Initially, I thought it could only be possible with shapes and smartart, but that is simply not doable, especially when your values change. So I then started to play with the different available options within Excel and the next best thing came along: doughnut charts. With the use of two or more standard doughnut charts and synchronizing them with clever Excel values and formulas, you can do a lot.
Excel can’t create a multi level pie chart where everything is “automatically” taken care of for you, but you have to find a way around to make the solution workable.
For instance, if you have several parts of something, you can demonstrate each item in one pie chart. But sometimes you want to demonstrate the changes in those parts, and the doughnut chart will help you do this.
Look at the following table:
You can draw a multilevel pie chart for this data.
To do the same, first of all, create a basic table in Excel as shown below or something similar to it. Then select the data you want to show in the chart, including labels, by dragging the mouse across the cells.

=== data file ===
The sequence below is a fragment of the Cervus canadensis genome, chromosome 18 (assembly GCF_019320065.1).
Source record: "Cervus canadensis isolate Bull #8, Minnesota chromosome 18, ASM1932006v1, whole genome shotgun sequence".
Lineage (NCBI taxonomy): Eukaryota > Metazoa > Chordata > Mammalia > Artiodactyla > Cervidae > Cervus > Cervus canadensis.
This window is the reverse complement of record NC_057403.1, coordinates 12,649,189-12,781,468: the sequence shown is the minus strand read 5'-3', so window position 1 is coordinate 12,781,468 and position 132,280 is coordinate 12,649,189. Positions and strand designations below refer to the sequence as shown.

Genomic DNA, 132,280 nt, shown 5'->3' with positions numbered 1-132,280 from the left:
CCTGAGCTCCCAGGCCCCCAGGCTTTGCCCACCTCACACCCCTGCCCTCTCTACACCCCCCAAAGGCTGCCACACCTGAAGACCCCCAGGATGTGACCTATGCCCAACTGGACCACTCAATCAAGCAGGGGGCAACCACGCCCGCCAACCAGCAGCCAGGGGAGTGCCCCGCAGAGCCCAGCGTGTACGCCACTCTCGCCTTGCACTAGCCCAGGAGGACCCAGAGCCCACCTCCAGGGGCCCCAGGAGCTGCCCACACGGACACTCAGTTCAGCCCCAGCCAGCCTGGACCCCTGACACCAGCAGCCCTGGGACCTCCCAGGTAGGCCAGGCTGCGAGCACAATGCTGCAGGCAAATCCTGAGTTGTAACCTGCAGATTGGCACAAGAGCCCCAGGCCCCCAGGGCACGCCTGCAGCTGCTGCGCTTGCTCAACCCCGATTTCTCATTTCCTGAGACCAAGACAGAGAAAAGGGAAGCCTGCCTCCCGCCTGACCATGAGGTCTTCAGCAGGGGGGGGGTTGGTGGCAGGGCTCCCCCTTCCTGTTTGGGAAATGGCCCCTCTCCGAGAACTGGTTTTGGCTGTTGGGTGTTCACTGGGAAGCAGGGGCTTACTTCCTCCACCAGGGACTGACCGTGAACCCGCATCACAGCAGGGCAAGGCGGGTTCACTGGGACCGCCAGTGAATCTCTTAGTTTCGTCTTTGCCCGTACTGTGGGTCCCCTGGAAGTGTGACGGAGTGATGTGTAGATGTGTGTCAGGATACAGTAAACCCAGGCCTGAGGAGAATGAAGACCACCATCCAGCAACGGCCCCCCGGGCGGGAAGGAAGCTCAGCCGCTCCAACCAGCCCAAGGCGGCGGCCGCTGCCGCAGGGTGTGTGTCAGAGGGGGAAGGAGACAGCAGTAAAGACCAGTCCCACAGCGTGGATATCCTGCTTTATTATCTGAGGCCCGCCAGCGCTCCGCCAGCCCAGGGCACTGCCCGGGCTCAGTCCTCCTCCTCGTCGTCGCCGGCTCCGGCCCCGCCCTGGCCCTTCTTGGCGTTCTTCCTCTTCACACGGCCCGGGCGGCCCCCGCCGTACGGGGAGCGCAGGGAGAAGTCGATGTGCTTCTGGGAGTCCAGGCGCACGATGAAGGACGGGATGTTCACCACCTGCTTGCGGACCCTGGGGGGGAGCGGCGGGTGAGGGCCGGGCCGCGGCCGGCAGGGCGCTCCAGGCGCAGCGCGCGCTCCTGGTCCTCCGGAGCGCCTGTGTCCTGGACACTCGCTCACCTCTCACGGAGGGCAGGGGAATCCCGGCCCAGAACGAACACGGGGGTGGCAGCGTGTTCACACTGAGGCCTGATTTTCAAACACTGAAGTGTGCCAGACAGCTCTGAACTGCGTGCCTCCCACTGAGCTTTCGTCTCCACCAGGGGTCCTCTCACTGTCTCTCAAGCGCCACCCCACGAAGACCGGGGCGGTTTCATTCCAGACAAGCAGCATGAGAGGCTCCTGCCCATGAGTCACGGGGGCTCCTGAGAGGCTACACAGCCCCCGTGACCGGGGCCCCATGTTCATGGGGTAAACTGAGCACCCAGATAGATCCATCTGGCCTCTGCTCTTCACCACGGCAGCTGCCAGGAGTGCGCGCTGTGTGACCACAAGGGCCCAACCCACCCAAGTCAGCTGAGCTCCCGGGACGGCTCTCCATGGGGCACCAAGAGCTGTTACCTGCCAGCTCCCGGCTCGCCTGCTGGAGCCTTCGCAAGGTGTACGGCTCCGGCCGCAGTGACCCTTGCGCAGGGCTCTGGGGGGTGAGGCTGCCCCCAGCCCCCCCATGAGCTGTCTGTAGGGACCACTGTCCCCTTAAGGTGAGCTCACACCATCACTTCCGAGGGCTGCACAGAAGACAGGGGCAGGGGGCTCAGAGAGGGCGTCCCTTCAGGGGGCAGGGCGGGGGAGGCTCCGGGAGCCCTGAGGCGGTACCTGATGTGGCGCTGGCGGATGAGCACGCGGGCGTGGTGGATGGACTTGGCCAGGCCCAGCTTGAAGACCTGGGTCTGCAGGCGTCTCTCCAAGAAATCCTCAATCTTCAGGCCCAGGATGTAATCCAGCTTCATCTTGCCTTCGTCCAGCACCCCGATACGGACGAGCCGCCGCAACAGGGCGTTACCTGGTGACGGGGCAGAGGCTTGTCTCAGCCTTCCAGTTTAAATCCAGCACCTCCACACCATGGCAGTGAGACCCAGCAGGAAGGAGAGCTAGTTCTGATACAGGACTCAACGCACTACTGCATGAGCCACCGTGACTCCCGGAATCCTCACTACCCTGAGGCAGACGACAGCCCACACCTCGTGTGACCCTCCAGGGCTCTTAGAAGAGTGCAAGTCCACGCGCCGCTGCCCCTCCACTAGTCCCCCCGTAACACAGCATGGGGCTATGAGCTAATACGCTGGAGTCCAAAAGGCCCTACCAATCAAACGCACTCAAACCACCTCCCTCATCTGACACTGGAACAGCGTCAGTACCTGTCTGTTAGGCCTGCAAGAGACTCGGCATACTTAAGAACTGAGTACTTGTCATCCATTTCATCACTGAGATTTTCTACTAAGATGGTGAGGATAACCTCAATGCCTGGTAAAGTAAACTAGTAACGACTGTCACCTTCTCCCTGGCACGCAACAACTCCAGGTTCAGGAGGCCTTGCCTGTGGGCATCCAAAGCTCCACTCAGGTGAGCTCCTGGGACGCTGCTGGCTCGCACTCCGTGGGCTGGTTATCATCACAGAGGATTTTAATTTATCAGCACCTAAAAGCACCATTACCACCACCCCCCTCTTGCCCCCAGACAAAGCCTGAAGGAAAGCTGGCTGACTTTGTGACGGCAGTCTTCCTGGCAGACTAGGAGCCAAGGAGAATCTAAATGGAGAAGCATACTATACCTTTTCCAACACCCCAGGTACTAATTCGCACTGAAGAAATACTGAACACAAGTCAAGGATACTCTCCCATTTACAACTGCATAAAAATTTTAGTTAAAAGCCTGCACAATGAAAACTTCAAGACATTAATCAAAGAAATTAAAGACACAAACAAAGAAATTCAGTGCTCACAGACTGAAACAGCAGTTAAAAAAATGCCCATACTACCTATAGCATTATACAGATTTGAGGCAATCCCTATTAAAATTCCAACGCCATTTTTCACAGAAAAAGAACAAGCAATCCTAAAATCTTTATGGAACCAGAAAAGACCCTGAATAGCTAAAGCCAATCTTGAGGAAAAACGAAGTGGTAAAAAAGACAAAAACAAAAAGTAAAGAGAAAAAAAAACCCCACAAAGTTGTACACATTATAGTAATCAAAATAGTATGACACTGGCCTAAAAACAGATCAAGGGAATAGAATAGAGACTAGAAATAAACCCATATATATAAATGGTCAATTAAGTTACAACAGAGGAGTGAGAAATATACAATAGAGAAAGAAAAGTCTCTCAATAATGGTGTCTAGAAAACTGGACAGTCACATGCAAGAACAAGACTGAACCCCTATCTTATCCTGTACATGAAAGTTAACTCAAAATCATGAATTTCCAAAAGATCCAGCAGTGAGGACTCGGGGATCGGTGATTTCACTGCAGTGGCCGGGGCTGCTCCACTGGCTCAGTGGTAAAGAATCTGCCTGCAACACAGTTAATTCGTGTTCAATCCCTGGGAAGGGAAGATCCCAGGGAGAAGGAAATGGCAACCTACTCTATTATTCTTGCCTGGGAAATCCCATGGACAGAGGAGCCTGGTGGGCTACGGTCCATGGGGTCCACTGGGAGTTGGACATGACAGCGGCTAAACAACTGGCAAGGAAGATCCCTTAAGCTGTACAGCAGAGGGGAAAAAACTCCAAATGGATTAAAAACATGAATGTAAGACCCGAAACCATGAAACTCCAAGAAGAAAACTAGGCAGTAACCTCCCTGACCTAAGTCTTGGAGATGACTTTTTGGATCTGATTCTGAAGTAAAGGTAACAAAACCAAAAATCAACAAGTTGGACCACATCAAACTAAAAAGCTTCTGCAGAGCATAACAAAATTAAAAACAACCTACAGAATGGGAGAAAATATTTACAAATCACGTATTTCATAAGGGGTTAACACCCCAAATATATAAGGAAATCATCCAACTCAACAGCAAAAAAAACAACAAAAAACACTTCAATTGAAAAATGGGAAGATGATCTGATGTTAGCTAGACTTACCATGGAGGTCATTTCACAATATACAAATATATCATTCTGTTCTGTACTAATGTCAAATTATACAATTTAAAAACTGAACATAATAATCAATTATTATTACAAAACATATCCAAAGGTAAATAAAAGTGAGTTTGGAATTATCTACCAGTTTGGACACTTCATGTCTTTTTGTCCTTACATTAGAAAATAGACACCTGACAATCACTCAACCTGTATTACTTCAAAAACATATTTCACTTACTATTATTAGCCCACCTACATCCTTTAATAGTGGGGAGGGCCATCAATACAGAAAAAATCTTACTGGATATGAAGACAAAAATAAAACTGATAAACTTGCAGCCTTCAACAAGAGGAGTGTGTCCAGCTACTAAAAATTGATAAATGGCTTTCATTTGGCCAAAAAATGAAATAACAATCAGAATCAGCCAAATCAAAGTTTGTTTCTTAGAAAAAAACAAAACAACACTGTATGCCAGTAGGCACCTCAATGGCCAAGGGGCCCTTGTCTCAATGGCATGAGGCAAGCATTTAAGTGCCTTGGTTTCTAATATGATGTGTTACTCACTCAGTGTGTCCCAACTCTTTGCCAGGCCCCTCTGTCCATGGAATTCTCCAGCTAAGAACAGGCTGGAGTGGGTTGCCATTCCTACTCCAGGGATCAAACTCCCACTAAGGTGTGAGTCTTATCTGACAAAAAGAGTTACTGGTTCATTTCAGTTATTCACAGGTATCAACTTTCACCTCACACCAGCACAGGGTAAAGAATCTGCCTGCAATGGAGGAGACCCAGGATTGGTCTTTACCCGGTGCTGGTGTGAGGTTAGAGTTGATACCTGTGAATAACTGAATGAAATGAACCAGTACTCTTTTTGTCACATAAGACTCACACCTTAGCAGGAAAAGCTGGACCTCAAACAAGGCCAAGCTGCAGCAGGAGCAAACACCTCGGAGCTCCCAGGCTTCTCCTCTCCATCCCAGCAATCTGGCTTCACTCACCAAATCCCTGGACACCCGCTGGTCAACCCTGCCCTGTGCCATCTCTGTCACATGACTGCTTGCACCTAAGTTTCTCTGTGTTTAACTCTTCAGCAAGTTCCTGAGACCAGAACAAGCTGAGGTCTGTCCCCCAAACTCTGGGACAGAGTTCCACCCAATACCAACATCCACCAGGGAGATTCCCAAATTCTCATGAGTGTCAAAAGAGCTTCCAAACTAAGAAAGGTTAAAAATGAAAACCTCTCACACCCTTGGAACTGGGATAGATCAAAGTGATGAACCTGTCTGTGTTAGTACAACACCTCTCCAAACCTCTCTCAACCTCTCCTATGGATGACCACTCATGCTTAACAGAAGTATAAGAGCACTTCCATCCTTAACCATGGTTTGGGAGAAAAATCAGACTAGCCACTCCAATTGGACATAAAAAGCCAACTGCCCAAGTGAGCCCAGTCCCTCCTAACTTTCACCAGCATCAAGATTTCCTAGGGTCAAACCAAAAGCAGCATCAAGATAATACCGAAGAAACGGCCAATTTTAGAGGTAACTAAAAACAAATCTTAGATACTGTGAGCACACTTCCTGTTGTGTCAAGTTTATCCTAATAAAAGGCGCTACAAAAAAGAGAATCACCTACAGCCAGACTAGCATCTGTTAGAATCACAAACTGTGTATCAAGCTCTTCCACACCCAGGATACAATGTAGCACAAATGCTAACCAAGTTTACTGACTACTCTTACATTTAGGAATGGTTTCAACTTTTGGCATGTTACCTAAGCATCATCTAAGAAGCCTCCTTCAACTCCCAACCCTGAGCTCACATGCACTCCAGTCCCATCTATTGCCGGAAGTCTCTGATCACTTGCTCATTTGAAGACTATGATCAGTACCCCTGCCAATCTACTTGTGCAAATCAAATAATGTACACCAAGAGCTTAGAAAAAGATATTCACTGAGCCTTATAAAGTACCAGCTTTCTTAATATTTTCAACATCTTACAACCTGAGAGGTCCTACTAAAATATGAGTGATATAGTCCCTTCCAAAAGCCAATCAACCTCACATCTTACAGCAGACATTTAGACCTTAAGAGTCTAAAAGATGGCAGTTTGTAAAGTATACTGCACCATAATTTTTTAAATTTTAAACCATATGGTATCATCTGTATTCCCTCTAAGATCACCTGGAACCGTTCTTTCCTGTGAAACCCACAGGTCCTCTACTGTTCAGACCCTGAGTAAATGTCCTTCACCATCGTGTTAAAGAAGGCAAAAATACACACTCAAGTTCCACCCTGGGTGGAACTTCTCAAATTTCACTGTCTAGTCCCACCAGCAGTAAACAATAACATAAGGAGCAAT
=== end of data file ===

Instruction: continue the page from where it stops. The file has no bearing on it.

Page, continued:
Go to the Insert tab and select from other charts. Select the Doughnut chart.
It will display such circular chart. I have further ‘add data labels’ by right-clicking on each of the doughnuts separately, and manually labeled each product category name by inserting shapes.
To change the appearance of the chart from a regular donut chart to a multi-level circular design, increase the width of the layers. The easiest way to do this in Excel is to reduce the Donut Hole Size.
Click on the chart and from the menu on the right select Format Data Series> Series Options. In the Doughnut Hole Size box, decrease significantly. I chose 20%.
It will make allow to create a multi-layer design chart.
It consists of not one, but three separate doughnut charts, precisely aligned over each other. Similarly using the same methodology, you can make as many layers as you want to.